The Charles Hosmer - Morse Museum of American Art


From Amsterdam and 104th to Christmas in the Park—A History of the Association Home’s Tiffany windows

November 18, 2009

1:30 pm

Patricia Pongracz Spicka
Curator-at-Large
MOBIA (Museum of Biblical Art), New York City, New York

In her illustrated lecture, Dr. Pongracz Spicka will trace the commission of the eleven leaded-glass windows that once graced the chapel of the Association for the Relief of Respectable, Aged, Indigent Females on Amsterdam Avenue and 104th Street in New York City.

This esteemed charity, which operated for 160 years until its closing in 1974, was directed and supported by a number of powerful women patrons. At the time of the home’s rebuilding in 1881, these philanthropic women chose a prominent architect, Richard Morris Hunt, and worked with him on the design and planning of the building.

In 1907, another influential supporter, Olivia Slocum Sage, donated $250,000 for the building of a larger chapel and new wing. The Tiffany windows installed in both the original chapel and those added in the lavish addition commemorate the women who made the home possible.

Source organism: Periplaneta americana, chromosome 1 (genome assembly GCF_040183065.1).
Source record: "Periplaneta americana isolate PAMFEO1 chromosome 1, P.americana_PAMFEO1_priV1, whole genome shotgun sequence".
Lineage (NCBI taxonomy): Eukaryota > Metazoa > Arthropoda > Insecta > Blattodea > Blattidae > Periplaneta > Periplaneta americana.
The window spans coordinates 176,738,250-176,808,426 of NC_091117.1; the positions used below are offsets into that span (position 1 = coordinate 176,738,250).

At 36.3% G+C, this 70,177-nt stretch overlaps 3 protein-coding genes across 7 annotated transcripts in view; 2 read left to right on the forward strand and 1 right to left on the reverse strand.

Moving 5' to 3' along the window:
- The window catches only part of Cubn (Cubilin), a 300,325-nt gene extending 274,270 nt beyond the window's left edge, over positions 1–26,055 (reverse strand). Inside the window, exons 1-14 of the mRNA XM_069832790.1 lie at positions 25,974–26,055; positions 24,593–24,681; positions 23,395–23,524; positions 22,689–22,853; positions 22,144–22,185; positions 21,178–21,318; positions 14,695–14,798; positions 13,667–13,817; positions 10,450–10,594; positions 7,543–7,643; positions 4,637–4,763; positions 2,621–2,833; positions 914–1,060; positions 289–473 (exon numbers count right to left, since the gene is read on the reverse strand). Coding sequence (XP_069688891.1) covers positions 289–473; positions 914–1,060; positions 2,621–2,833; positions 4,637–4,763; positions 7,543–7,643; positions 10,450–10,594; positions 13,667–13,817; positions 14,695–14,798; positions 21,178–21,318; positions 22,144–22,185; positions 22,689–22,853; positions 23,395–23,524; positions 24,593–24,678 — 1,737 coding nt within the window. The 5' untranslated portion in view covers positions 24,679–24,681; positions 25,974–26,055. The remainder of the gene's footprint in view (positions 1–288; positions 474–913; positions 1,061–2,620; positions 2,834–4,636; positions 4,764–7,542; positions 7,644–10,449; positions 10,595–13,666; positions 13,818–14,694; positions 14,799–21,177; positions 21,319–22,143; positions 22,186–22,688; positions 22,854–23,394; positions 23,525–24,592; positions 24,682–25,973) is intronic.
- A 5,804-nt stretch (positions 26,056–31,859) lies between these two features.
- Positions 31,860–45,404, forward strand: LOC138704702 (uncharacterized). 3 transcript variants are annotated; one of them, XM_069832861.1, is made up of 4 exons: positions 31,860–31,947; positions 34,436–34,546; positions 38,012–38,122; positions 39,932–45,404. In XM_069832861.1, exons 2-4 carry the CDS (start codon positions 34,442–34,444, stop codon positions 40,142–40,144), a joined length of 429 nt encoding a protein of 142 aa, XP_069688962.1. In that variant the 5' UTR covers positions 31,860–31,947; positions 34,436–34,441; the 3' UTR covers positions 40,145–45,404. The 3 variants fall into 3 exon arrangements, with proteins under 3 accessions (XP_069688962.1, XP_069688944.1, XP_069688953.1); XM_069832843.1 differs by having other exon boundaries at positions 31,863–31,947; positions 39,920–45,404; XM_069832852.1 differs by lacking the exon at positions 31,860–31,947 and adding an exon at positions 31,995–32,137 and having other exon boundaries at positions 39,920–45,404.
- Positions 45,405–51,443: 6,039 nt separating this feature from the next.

Hugh and Jeannette McKean acquired the windows, all with religious themes and iconography, at the Association Home’s request in 1974 when the building was threatened with demolition. They have been the focal point of Christmas in the Park since the event began in 1978. The 31st annual Christmas in the Park event will take place on Thursday December 3. The almost two-hour public event begins at 6:15 p.m. in Central Park.

Dr. Pongracz Spicka was chief curator at MOBIA from 2004 to 2006. In addition to her work at MOBIA, she is an adjunct professor at the College of Saint Elizabeth, Morristown, New Jersey. She was formerly curator and exhibition coordinator at The Gallery at the American Bible Society, New York, and holds master’s and doctoral degrees in the History of Art and Architecture from Brown University. Her numerous articles on religious art include “The Chapel’s First Installation and Move to Saint John the Divine” in the Museum’s 2002 publication, The Tiffany Chapel at the Morse Museum.